Assume you have a option on a forward $F$ with a payoff: $\max(F_T - K, 0)$.

Assume also, that you have a bullish view on the forward in such a way that $E_{0}[F_T] > F_0 = E_{0}^{*}[F_T]$ (where the star indexes risk neutral expectation). You can buy (or short) the forward $F$ up to the volume $M$. What is your optimal investment strategy?

I am not sure how to proceed with this, does anyone have any suggestions?

My guess is that given that there is no assumption of risk aversion or transaction costs we would buy $M$ of $F$ from time $0 < t < T$. I do not really see what else we could do here.

  • $\begingroup$ What does the option do here? Can I also buy or short the option? Do I have a position on the option? $\endgroup$ – Mats Lind May 20 at 10:13

The optimal investment strategy depends on the investment goals, or equivalently your utility function (which the investment strategy is supposed to maximize).

The forward will trade at $\mathbf{E}^*_0(F_T)$ in the market when you invest at $t=0$.

If you buy your maximum volume $M$, then gain/loss at $T$ is given by $M(F_T-\mathbf{E}^*_0(F_T))$ (which is unknown at $t=0$).

If it is a forward contract, you do not have any upfront investment. If the contract is under CSA (Credit Support Annex) i.e. collateralized, you are exposed to margin calls. If you were to buy options (long call option), you won't have any margin calls but an upfront investment in the form of option premium is required.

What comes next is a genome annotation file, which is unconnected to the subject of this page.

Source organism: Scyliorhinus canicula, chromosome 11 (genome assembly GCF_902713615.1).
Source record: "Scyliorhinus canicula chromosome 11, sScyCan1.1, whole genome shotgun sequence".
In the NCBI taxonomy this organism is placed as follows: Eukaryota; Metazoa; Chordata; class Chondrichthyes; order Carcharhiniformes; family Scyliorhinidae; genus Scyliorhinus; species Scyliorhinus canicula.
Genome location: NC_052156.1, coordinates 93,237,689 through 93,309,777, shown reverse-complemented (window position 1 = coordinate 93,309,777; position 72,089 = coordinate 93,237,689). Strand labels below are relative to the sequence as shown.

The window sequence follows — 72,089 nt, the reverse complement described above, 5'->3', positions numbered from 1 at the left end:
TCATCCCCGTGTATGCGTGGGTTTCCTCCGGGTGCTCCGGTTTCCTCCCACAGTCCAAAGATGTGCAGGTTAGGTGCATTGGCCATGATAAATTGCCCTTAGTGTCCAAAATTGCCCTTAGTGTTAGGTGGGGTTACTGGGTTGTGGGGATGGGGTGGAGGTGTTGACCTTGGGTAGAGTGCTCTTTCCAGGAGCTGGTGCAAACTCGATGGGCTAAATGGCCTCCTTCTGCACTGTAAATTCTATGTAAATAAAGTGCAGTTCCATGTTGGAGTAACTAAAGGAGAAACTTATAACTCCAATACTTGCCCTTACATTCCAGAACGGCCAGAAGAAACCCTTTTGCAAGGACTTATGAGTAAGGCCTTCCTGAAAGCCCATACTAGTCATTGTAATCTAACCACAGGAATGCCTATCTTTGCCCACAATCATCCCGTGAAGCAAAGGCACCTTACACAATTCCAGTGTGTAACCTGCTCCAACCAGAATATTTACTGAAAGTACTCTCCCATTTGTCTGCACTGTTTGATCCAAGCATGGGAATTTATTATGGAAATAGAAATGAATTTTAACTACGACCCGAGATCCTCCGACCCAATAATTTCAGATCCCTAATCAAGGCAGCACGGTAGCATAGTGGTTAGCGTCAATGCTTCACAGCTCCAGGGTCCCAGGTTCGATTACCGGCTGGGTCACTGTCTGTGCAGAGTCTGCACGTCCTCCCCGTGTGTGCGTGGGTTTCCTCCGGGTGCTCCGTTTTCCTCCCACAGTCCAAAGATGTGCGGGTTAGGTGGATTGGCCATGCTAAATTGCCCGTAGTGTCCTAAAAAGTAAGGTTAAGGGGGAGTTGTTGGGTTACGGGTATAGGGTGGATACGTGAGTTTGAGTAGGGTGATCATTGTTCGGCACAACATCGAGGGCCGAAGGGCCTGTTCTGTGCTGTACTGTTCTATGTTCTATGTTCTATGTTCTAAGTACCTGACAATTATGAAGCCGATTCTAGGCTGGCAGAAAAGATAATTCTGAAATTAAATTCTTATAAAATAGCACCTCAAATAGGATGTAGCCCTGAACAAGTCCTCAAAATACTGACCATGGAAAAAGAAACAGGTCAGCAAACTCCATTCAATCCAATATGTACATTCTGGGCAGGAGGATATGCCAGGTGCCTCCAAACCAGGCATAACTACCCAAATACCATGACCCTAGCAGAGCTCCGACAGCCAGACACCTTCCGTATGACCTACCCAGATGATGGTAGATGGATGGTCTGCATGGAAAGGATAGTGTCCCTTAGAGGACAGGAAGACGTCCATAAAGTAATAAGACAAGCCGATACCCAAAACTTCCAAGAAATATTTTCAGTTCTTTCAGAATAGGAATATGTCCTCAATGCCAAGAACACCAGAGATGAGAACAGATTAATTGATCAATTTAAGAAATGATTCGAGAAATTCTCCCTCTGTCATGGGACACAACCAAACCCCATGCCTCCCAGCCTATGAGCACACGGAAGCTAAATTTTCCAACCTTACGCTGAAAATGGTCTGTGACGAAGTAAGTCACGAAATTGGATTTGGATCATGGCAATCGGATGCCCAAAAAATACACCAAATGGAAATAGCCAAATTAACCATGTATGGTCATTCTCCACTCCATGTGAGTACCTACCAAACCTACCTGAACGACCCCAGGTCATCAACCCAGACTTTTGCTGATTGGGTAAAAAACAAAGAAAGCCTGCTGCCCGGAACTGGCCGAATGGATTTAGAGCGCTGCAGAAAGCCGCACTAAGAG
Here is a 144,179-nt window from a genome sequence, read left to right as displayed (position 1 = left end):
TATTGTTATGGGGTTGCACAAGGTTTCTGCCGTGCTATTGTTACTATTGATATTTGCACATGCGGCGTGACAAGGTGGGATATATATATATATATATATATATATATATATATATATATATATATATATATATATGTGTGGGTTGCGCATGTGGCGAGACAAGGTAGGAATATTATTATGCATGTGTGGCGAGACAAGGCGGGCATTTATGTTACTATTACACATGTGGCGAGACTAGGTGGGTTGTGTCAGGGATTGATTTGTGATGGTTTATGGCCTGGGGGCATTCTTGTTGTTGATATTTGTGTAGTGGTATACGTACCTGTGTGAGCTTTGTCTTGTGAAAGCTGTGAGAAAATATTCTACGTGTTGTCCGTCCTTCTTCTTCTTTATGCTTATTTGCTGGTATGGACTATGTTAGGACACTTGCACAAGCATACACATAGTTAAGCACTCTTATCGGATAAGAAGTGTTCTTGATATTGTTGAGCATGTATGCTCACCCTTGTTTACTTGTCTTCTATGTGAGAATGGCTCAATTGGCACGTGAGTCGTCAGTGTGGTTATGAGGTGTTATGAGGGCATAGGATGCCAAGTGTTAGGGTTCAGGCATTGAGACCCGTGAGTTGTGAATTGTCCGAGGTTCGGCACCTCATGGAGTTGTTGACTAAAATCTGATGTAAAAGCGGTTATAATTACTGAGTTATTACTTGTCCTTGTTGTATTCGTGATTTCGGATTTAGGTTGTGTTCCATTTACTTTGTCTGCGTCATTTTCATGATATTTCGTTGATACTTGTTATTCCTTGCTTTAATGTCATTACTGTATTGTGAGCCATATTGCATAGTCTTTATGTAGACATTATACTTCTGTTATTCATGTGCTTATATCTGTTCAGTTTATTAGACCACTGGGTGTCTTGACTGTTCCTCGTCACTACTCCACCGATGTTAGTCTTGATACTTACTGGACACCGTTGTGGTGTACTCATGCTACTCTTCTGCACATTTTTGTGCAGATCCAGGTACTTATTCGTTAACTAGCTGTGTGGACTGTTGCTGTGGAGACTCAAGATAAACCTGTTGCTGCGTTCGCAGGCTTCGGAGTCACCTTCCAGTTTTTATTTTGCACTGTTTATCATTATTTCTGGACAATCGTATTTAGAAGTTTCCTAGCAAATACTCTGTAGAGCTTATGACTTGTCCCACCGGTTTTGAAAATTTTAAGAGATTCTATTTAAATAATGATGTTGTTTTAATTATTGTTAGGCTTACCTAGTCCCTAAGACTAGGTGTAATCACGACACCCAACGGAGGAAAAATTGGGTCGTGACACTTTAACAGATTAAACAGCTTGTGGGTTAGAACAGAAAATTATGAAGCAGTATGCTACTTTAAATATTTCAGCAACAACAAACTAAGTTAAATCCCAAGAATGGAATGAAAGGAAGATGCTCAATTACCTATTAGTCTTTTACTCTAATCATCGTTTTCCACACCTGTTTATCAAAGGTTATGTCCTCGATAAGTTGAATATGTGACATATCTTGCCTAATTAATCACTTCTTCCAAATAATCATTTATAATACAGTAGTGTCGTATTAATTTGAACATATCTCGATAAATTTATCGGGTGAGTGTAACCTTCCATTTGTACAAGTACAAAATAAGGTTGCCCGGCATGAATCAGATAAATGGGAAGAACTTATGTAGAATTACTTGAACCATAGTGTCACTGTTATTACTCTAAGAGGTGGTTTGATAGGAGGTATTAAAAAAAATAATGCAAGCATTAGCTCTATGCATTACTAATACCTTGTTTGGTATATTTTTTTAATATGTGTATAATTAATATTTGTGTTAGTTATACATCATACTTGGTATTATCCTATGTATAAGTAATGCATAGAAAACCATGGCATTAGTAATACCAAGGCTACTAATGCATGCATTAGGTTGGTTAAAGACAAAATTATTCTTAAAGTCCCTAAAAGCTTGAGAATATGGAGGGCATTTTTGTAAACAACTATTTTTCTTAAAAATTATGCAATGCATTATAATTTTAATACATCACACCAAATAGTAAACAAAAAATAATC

If it is an uncollateralized forward contract, you are only exposed to the gain or loss at $T$.

It's all a question of whether your risk appetite requires you to buy the downside protection (which a call option offers), inspite of your bullish view.

Or, whether you are open to a large downside risk in exchange for a larger return offered by a naked forward position (when compared to a call option).

Btw.. I think the question becomes more interesting if the constraint of volume $M$ does not exist; rather you have a limited capital. In this case you would want to maximize the volume (given your bullish view) - by factoring in the margin / collateral calls you may need to provide in case of naked forwards or the maximum option premium you can afford given the capital constraint. Options provide leverage, so that you deal with a larger volume - and can enhance returns on a limited capital.


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